The fire and bilge main pump system has the same charming characteristics, but that’s Barry the Biker’s fault. It works anyway. I think. We haven’t had a fire yet. Or a leak.

By the time we reached Start Point I was fairly confident we would not go dead in the water through lack of diesel. I am well chuffed by the speed and economy figures. The prop size and pitch, combined with engine gearing on a boat are crucial to its performance, and my natural suspicion of anything decided by a computer left me with reservations regarding her performance. They were totally unfounded however, and not only does she wind up happily to 14.9knots in still(ish) water, she returns a phenomenal 8GPH (gallons per hour) @ 1,750 RPM, (9.8knots) including generator! This is only 3knots under her service speed, and vastly more economical. In practical terms this translates to roughly a sea mile per gallon. At about £1gal, that gives us a range of approx 750nm. (Bunkers; x2 tanks @ 375gals each.)

I can confirm unequivocably that the ‘Ham’ class vessels were and are ‘uncomfortable sea boats,’ – the old saying is perfectly true – ‘they will roll on a damp lawn’! We had a relatively comfortable passage all the way down our westing to the Lizard, and as we turned north the wind backed from north to south by west and ‘freshened’considerably, whipping up a wonderful 6’swell on our port quarter. All the way up to Dublin bay. Glory be! Things that hadn’t moved since being fitted in 1959 suddenly broke free and leapt all over the place The newly installed very heavy and full hot water tank under the bridge flat, -(in my cabin!) unbolted itself and turned round, neatly removing the cold water feed pipe, and before anyone noticed, deposited about 100gallons of water round my mattress, through an unsealed wiring gland in the deckhead and onto the studio mixing desk below in the control room. This caused the power supply to go fizz-bang, and the group modules to make that wonderful, expensive, fishy/burny smell only cremating diodes and resistors can make! Oh joy!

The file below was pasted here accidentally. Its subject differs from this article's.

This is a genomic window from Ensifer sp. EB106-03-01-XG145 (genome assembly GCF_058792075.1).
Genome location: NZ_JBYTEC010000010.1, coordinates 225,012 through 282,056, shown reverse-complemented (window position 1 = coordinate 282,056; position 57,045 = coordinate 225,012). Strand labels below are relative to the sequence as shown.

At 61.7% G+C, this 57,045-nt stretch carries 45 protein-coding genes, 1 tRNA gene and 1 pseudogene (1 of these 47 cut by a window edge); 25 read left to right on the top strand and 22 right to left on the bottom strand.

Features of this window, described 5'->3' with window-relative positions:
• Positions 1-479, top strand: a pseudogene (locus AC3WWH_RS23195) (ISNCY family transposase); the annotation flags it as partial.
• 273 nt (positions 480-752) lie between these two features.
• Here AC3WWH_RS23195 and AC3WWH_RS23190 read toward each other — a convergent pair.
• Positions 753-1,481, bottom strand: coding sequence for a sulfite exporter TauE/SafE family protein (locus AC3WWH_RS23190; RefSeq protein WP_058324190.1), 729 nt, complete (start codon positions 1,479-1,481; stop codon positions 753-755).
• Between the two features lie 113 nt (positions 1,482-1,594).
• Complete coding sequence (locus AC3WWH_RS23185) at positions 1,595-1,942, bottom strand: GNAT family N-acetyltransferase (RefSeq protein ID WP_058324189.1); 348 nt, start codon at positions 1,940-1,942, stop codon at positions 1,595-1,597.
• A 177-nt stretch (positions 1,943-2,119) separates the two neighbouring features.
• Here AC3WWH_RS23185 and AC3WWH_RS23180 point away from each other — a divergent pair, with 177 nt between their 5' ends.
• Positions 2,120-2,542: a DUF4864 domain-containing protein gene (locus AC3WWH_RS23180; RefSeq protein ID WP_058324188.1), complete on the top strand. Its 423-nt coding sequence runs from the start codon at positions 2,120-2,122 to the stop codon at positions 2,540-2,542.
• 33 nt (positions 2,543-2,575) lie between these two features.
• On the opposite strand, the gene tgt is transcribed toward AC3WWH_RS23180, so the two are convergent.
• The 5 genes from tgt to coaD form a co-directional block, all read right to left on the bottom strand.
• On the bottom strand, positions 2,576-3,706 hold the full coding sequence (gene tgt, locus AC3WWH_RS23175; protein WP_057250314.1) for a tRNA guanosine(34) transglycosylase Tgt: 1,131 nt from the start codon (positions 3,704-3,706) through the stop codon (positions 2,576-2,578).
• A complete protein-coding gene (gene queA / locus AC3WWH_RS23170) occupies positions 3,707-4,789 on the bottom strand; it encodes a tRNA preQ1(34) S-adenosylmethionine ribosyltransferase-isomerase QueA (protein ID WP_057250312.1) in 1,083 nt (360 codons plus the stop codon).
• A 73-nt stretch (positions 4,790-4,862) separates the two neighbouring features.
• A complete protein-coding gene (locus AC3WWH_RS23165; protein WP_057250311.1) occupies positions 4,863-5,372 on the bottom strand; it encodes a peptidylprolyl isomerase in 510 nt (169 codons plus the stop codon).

The Dublin bay to Carlingford leg was in glorious sunshine, and an Irish Sea rollercoaster of white caps, still on the port quarter. Steering this Lady could be a whole wonderful new extreme sport, involving upper body development exercises, stamina, balance, eye co-ordination, stomach control… and that’s just to prevent her going in circles… Actually following a set course on the compass? Mmm, well, I’m sure its possible theoretically. The actual steering mechanism works fine, Three sets of bevel gears, eighty foot of 2” brass torque tube, twelve universal joints, four splined expansion joints, a massive reduction geartrain and a track rod off a lorry, all seconded from H.M.S. Waterwitch and shoehorned in, no probs, and only an inch of play at the wheel. It’s just a knack I’m sure. Irish Steve will get it in the end, and being on an open bridge should help I think, the cold and the driving rain should keep one awake. Even so he managed to accidently turn back as we passed Falmouth. Well, it was at night, and he’d only driven a warship once before, and he was drunk then, so it’s understandable really. Good job I’d just got up and spotted Orion the Hunter astern instead of on the port bow. Although Steve screaming ‘Help me someone’ would have been some sort of a clue also.